12 experts tell if Native Advertising is or isn't here to stay

Native Advertising
Native Advertising is not a new idea. Advertisers, publishers and marketers have created numerous offerings that blend branded advertising with editorial content. In the past, there have been media properties like advertorials and e-zines. They had their day in the sun and then faded into the sunset.
Is Native Advertising, like its predecessors? Or isn’t it?
Native advertising is a concept encompassing both an aspiration as well as a suite of ad products according to the Interactive Advertising Bureau (IAB). This aspiration is advertisers and publishers aspire to deliver paid ads that are so cohesive with the page content, assimilated into the design, and consistent with the platform behavior that the viewer simply feels that they belong.
The suite of ad products is:

  • IN-FEED UNITS: Is in a publisher’s normal content well; is in story form to match the surrounding stories and allows for an individual to play, read, view or watch without leaving to a separate page.
  • SEARCH ADS: Present their content in a format and layout that is readily available to organic search engine results and links to a page like the organic results.
  • RECOMMENDATION WIDGET: Is a form of native advertising where an ad or paid content link is delivered via a “widget.” A common recommendation widget unit is integrated into the main well of the page, does not mimic the appearance of the editorial content feed, links to a page off the site.
  • PROMOTED LISTING: Is found on sites that typically do not have a traditional editorial content well, they are designed to fit seamlessly into the browsing experience, are presented to look identical to the products or services offered on a given site.
  • IN AD: Is placed outside of the editorial well, contains contextually relevant content within the ad, links to an offsite page, has been sold with a guaranteed placement so the agency knows exactly what content will surround it,
  • CUSTOM/CAN’T BE CONTAINED: There is no limit to the possibilities when an advertiser and publisher work together on custom units.  This group includes examples that don’t neatly fit into one of the above groups, or, as in the case of custom playlists, are too platform-specific to warrant their own category but need to be on a marketer’s radar as native advertising options.

The IAB is conducting a special E-course on Native Advertising in August. There will be three different courses; one on August 5, 12 and 19. I’m teaching this E-course.
But is Native Advertising going to stick around? 12 experts tell us if Native Advertising is or isn’t here to stay.

  1. What native advertising has done is take the old advertorial model and given it a big shake up… what we do now is create content that doesn’t necessarily talk about the brands, as this is not what connects with readers. – Inez Albert, APAC
  2. We believe native ads are quickly becoming the de facto ad format on mobile and increasingly moving into desktop. – Doug Anmuth, J.P. Morgan
  3. Native advertising is one of the most promising ways of engaging consumers with brands. A recent native advertising test by Hearst within Harper’s Bazaar produced a click-through rate of up to 1.5% compared to the industry average of 0.1% on traditional online banner ads. – Alex Attinger, Digitalbox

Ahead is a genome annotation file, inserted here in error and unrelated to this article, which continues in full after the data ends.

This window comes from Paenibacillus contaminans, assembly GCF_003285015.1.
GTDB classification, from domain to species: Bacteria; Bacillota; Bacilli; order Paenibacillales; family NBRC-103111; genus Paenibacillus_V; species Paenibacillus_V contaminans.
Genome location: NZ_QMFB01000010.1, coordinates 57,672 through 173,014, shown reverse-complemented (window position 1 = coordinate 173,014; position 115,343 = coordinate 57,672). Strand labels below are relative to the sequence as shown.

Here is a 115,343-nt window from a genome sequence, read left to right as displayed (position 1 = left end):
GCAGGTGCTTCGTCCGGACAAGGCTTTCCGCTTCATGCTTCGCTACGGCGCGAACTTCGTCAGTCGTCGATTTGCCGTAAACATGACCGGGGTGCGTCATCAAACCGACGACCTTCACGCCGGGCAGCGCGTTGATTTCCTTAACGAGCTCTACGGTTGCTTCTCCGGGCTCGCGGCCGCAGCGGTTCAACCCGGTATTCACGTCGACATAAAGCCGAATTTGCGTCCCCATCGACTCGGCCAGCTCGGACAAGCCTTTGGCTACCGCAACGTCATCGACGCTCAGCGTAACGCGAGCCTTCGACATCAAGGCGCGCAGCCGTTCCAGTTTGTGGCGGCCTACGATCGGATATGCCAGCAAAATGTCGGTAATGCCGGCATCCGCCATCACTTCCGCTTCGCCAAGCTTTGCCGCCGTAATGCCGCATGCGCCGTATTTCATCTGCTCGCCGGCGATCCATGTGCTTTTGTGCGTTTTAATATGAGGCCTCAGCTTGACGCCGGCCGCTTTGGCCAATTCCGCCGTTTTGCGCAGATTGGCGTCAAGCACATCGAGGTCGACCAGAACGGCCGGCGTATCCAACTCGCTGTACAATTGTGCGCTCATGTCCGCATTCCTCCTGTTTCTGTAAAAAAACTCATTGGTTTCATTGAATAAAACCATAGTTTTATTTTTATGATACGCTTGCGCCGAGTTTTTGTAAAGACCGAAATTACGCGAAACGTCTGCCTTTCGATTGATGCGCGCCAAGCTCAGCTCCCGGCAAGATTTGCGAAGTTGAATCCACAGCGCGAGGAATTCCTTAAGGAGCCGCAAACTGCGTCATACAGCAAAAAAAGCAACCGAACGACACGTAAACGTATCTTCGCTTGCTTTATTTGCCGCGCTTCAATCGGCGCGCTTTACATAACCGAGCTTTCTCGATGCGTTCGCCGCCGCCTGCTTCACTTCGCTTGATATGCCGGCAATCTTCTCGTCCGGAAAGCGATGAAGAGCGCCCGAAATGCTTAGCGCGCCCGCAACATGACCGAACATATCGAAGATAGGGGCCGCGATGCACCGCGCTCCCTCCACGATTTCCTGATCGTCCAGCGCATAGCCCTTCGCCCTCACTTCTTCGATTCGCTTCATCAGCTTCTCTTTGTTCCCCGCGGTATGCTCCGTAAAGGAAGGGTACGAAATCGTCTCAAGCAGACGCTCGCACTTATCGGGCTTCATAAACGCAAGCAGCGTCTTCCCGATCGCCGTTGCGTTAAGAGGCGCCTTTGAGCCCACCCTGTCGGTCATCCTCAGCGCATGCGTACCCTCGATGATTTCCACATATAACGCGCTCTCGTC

4. Native ads can be effective if there is a solid strategy behind them and the ads are measured appropriately. With many large websites making a majority of their revenue from native ads, it looks as if they are here to stay. – Alison Blumer, Ine.
  5. Native Advertising is really advertising that is disguised within the context of editorial content, and studies have shown that consumers believe that such advertising is misleading. – Ari Brandt, MediaBrix
  6. With native advertising old things are new again, even if the “new” is evolving and developing at an incredible speed. – Kim Davis, Ripley PR
  7. Brands spend massive amounts of money on paid media. Instead of trying to convince an audience what the brand wants them to do, the advertiser should instead invest that same money in creating content the audience finds useful. – Sam Ford, Peppercom
  8. For native advertising to work and engage relevant users, advertisers must deliver valuable content that indeed deserves to match the form and function of a site. – Stefanie Mosca, MNI
  9. It has been found that the less an advertisement looks like an advertisement and the more it looks like an editorial, the more readers stop, look and read. – David Ogilvy
  10. Native advertising is a disruptive technique that is positioned to change the advertising business model. For content marketers, native advertising has unique implicatons. It opens up a method of content distribution many marketers have ignored, making it a potential key to getting more eyes on your content. – Mark Sherwin, Content Marketing Institute
  11. The basic rules make sense but where does native fit with muck-raking, awkward, scurrilous, investigative journalism? Native surely won’t want to be associated with highly controversial stories. – Raymond Snoddy OBE
  12. Brands will need to increase their budgets and plan better campaigns. Publishers will need to better integrate native ads so the ads do not interrupt the reader experience and are honest, ethical and transparent. Consumers will need to warm up to the new form of advertising which is meant to be helpful and engaging. – Danny Wong, Blank Label

Do you believe Native Advertising is or isn’t here to stay? Will you be attending the E-course on Native Advertising from the IAB?

Leave a Reply

Your email address will not be published. Required fields are marked *